BI’s Article search uses Boolean search capabilities. If you are not familiar with these principles, here are some quick tips.

To search specifically for more than one word, put the search term in quotation marks. For example, “workers compensation”. This will limit your search to that combination of words.

To search for a combination of terms, use quotations and the & symbol. For example, “hurricane” & “loss”.

Login Register Subscribe

NHL may follow football's lead on concussion lawsuits

NHL may follow football's lead on concussion lawsuits

Concussion-related lawsuits by professional football players are likely to guide the National Hockey League's legal strategy in similar cases filed by retired hockey players, including the possibility they will be settled out of court.

“I think that the (NHL) recognizes that it's in their long-term interest to deal with these issues and to settle these cases,” said Gary R. Roberts, dean emeritus and law professor at the Robert H. McKinney School of Law at Indiana University in Indianapolis. “They don't want the cases to drag on for years and years and have the league look like they're insensitive or unfeeling or don't care about their players.”

Earlier this month, attorneys for the family of former NHL player Steve Montador, who died in February, said a brain study found the 35-year-old died of chronic traumatic encephalopathy. Mr. Montador played defense for several teams during his 10-year career, including the Chicago Blackhawks. Attorneys say a concussion he suffered in 2012 while playing for the Blackhawks contributed to his brain condition.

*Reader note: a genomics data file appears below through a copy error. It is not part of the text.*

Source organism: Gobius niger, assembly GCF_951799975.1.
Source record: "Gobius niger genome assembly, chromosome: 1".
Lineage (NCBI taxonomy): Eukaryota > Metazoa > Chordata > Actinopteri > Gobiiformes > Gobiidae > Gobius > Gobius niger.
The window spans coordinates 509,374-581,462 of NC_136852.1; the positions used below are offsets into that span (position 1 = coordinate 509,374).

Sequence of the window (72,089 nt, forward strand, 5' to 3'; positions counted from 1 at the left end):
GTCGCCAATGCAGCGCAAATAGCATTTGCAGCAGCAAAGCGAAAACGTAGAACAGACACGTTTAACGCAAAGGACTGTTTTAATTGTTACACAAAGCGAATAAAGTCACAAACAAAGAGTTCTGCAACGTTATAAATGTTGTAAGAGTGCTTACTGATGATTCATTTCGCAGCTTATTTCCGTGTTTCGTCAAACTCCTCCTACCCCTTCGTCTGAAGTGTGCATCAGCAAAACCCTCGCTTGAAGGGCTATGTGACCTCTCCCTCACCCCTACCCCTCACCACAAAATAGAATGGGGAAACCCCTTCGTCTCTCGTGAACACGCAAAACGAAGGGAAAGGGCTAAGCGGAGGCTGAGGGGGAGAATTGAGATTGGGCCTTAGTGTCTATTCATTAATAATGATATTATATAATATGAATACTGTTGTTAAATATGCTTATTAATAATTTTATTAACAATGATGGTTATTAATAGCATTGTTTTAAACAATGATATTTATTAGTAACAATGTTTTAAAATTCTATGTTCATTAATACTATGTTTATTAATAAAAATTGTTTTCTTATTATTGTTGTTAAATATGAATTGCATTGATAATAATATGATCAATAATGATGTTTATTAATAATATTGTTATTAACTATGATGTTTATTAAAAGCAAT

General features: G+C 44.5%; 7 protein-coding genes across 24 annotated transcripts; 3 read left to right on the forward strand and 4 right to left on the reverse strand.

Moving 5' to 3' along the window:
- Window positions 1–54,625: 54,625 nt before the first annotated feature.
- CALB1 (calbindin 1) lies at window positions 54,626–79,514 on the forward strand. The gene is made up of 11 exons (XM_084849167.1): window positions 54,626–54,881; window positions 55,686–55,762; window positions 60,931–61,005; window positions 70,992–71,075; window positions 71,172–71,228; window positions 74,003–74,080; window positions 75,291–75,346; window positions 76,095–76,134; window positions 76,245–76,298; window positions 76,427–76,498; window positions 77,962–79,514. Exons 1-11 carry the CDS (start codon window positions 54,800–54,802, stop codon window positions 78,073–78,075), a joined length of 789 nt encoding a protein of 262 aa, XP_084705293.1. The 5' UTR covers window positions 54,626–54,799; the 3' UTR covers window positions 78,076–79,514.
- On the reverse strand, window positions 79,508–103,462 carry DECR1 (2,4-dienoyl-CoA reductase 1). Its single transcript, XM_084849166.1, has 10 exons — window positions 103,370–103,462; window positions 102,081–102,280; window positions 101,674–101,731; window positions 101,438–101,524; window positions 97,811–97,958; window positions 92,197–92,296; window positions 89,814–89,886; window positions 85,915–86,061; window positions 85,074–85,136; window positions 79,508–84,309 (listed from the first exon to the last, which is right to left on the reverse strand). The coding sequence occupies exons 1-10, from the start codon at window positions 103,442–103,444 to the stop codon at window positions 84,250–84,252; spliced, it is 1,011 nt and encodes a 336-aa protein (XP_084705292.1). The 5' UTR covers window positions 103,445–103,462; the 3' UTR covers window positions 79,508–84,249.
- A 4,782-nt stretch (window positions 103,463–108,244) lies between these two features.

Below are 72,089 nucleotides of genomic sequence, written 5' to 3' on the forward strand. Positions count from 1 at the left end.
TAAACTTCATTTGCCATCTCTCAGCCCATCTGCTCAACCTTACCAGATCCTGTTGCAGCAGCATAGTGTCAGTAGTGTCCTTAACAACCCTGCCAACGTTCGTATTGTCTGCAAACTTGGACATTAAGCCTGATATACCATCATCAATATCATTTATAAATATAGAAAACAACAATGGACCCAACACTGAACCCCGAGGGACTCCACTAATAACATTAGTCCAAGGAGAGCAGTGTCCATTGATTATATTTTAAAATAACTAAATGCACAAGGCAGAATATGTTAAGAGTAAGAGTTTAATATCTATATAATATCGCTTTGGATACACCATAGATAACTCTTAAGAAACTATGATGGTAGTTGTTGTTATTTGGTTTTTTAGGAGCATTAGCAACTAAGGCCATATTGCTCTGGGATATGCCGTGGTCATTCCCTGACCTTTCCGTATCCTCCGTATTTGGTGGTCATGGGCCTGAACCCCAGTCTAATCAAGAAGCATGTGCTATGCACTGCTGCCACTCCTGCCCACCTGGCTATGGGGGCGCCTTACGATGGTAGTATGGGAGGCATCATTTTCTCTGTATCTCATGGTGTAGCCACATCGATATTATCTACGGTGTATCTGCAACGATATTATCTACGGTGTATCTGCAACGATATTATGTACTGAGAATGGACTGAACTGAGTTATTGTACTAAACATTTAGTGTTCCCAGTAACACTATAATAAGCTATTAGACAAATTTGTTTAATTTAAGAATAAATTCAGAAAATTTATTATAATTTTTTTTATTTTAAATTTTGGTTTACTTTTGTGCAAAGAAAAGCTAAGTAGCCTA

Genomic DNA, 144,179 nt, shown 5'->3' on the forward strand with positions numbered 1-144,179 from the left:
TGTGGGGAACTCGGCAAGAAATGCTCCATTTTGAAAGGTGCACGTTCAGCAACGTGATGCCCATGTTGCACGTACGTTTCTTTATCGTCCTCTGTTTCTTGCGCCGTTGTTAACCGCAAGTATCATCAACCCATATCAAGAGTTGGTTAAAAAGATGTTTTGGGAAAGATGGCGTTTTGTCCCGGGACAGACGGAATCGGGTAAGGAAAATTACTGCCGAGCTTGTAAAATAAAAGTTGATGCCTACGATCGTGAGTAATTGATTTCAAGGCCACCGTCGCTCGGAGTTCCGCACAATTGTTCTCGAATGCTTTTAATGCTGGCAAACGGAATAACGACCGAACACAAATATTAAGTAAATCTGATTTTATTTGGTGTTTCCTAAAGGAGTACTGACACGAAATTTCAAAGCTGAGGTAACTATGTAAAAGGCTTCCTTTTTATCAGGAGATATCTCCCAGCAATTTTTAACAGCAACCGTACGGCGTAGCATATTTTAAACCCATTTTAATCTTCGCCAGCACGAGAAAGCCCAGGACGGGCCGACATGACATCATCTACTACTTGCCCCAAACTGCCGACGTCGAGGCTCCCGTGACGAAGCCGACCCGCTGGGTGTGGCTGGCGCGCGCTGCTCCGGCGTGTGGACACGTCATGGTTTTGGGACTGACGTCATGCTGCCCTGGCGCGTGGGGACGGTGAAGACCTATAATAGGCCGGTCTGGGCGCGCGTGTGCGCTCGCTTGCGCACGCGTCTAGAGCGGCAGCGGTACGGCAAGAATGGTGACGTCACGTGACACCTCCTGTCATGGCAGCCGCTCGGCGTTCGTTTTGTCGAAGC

Mr. Montador's degenerative brain condition and death “should serve as yet another sad wake-up call to the NHL,” Thomas Demetrio, a partner at Chicago law firm Corboy & Demetrio, said May 12 in a statement.

The firm, which represents Mr. Montador's family, also represents several former NHL players who are pursuing multidistrict litigation against the league over concussion-related health problems in federal court in Minneapolis.

Players in the case, which reportedly has grown to 70 plaintiffs, say they “signed up to play hockey knowing that they might get injured and dinged, but they did not sign up for avoidable brain damage,” according to court filings last August. The problems include headaches, personality changes, sleep disturbances and severe depression, according to the master complaint.

Players allege the NHL has “fostered an unnecessarily violent sport” by allowing “ferocious head-snapping checks” and “vicious bare-knuckle fist fights” between players to attract fans and revenue.

For “nearly a century, the NHL has failed to supply its players with full, accurate information about the risks of head trauma because it has continued to profit handsomely from its culture of violence, notwithstanding the brain injuries inflicted on NHL players,” according to the players' suit.

Charles S. Zimmerman, a partner at Minneapolis law firm Zimmerman Reed P.L.L.P. and a lead attorney in the players' suit, said he expects more concussion litigation from retired NHL players. Attorneys in the federal suit are seeking class-action status.

“There is clearly growing momentum for the litigation amongst former players who are concerned about the long-term effects of the repetitive head trauma they sustained in the NHL,” Mr. Zimmerman said in a statement to Business Insurance. “We hope this case will allow former players to finally hold the NHL accountable for its misconduct so they can receive the care and support they urgently need.”